Guide to Bulldog Health Problems and Issues


"Due to purebred breeding practices, many bulldog health problems are now common. So much so, that this should be a major consideration for anyone considering the breed. The breed is the 6th most popular, even though many American and English bulldog health disorders exist. The flat or short faced head and other desirable traits lead to health issues that range from respiratory problems to anatomical and genetic issues that result in a relatively short lifespan.

While it is possible to have a healthy bulldog, the odds are low. This breed ranks number 2 for likelihood of death from an inherited disorder, and ranks number one for death due to respiratory disease. Future owners should absolutely buy pet health insurance since costly medical issues are common in this breed. Action is being taken by the UK Bulldog Kennel Club, which is now accepting a wider range of characteristics to give breeders greater flexibility. This is not the case in the U.S. where a more restrictive set of standards is used. Be prepared to spend between $5000 and $8000 over the lifetime of the dog, which can be offset with bulldog health insurance.

Note that many reputable breeders disagree with the assertion that the breed has medical issues, particularly if a breeder with an excellent reputation is used. Check with your breeder that the parents have been tested for several genetic health conditions as recommended by the Bulldog Club of America. These include tests for patellar luxation (kneecap problem), congenital heart disease and tracheal hypoplasia."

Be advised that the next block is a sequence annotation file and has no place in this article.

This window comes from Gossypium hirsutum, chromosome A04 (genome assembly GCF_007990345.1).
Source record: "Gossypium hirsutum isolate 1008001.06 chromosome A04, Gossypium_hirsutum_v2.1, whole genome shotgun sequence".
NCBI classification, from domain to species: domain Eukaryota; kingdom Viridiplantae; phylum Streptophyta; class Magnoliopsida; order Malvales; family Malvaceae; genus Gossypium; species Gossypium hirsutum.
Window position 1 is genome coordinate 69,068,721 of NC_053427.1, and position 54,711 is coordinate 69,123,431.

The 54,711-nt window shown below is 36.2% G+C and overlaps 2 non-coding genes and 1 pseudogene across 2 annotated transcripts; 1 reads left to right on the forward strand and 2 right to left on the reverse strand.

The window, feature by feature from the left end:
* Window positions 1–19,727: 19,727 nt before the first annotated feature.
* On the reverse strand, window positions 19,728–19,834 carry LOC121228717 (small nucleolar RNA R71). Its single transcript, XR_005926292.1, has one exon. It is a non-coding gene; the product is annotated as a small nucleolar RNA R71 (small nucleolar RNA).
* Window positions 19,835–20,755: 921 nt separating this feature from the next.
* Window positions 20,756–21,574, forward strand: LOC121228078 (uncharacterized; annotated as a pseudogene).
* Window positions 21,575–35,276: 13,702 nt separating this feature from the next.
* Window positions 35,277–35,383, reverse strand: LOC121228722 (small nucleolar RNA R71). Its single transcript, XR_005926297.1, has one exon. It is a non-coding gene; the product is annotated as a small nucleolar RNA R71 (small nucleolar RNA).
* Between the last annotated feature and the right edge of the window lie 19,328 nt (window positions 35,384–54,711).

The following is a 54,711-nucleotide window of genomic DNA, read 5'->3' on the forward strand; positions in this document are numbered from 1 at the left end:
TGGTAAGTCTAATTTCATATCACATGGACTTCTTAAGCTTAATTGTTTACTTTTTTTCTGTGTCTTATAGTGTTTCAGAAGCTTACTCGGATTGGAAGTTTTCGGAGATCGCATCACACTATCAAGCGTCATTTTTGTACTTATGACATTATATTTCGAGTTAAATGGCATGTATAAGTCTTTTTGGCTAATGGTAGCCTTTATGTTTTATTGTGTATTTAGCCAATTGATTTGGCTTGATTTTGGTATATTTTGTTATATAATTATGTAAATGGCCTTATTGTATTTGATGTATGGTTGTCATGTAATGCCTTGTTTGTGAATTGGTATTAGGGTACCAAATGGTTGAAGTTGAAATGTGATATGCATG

Video on English Bulldog Health Problems


The purebred bulldog is known to have a range of genetic medical issues. Think twice before owning this breed or at minimum, check on the health of the parents and siblings before adopting any pup. Bulldogs used for breeding should be tested according to the recommendations of the Bulldog Club of America (BCA). This includes testing for:

  • Congenital heart disease
  • Patellar luxation (kneecap that moves out of place)

Other recommended tests include checking for tracheal hypoplasia, a breathing issue that is causes by a narrow trachea.

According to the Journal of Small Animal Practice, the average bulldog has a life expectancy of 6 years.

English Bulldog
Healthy English Bulldog
Source: Washington State University

Bulldog Health Concerns

These are the many types of bulldog health concerns that every owner (or potential owner) should be aware of:

  • Ear problems

  • Congenital (inherited) disease - 2nd most likely to die from an inherited disease

  • Dog eye problems
    -- Cherry eye
    -- Corneal ulcers
    -- Dry eye

  • Dog skin problems
    -- Infection
    -- Chin acne
    -- Dry nose
    -- Dog skin allergies
    -- Skin fold infections

  • Canine respiratory issues - breed most likely to die from respiratory illnesses such as aspiration pneumonia. The breed has difficulty breathing.
    -- Brachycephalic airway syndrome: This refers to several respiratory problems that affect the dog's mouth, throat and nose such as some type of airway obstruction. This can include problems such as stenotic nares, which is a narrowing of the nostrils, an overlong soft palate, everted laryngeal saccules or a larryngeal collapse.